By Jonny Lupsha, Wondrium Staff Writer
British rail transportation is headed for a labor crisis. Train drivers from eight railroad companies will go on strike on July 30, demanding livable wages. Private companies financed and built England’s railroad system.
In June, tens of thousands of British railroad workers went on strike. Toward the end of July, two separate labor protests will follow suit. On July 27, two rail unions—the National Union of Rail, Maritime and Transport Workers and the Transport Salaried Staffs’ Association—will stage a 24-hour walkout. Not to be outdone, eight railroad companies will strike on July 30 over a pay dispute regarding stagnant wages not keeping up with inflation.
The British rail system was a major step in the industrialization of the Western world. In his video series The Industrial Revolution, Dr. Patrick N. Allitt, Cahoon Family Professor of American History at Emory University, recalls how it came about.
Before the Tube
“The technical and commercial success of the Liverpool and Manchester Railway set off a boom of railway building through the 1830s and 1840s,” Dr. Allitt said. “Trunk lines were built between the major cities, linking previously remote parts of Britain and making the transport of bulk items and of people far quicker and cheaper than ever before.”
Railroads replaced long-distance stage coaching and loosened the monopoly that canals held on bulk transportation of inland goods. However, they also stimulated the economy, led to high demand for further development in the metal industries, and created tens of thousands of jobs.
Building the British railway system was truly a national effort, although sometimes a less honorable one. An Act of Parliament was needed to approve each railway line, and since Parliament members were often landowners whose estates the railroads would cross, an extraordinary amount of bribery followed.
London Railroads Building Up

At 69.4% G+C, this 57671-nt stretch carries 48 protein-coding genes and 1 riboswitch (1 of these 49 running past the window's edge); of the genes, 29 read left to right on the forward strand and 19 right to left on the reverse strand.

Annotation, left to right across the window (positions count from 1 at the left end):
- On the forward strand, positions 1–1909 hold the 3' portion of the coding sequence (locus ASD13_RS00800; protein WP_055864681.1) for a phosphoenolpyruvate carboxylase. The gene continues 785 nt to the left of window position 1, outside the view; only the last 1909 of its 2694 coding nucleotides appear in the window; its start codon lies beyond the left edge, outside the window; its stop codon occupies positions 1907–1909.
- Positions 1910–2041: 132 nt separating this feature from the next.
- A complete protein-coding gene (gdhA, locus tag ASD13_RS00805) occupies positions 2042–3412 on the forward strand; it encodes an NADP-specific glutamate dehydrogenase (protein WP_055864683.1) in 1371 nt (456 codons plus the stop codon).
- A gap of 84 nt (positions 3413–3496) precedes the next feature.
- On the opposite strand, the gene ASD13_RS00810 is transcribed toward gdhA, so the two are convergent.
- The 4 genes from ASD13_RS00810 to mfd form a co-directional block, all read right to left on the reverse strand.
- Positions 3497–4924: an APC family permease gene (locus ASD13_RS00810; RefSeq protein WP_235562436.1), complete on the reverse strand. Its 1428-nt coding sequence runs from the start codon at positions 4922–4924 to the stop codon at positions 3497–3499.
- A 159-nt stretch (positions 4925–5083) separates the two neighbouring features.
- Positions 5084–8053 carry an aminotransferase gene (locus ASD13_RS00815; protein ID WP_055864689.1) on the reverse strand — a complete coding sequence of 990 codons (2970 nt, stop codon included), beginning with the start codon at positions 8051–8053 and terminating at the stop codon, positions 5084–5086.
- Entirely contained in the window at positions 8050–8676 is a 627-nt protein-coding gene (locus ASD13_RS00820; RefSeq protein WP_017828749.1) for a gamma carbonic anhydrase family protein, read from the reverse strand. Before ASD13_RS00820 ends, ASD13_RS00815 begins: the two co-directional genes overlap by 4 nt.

George Stephenson and his son Robert became major figures in railway building throughout the 1830s and 1840s, with Robert gradually replacing his father. When Robert began work on the London and Birmingham Railway, he was just 29 years old.
“Before the work even started on the London and Birmingham Railway, the company spent £32,000 on legal expenses to maneuver their bill through Parliament, and then they spent another three-quarters of a million pounds on land purchases,” Dr. Allitt said. “That’s really the equivalent of several billion dollars in today’s terms, and it had the same kind of massive financial implications that the biggest contemporary projects also have.”
The line ran 112 miles long—the longest ever attempted at that point—and Stephenson divided it into segments of roughly six miles each, which he contracted out to subcontractors. Twenty thousand men worked simultaneously to build the entire rail at the same time.
“The London and Birmingham Railway was laid out to very high standards,” Dr. Allitt said. “It was extremely flat and with no sharp curves; so, it’s remained usable as a high-speed line without much re-engineering, right up to the present. It finally opened after five years’ hard work in 1838, having cost 5.5 million pounds, more than double the original, anticipated amount.”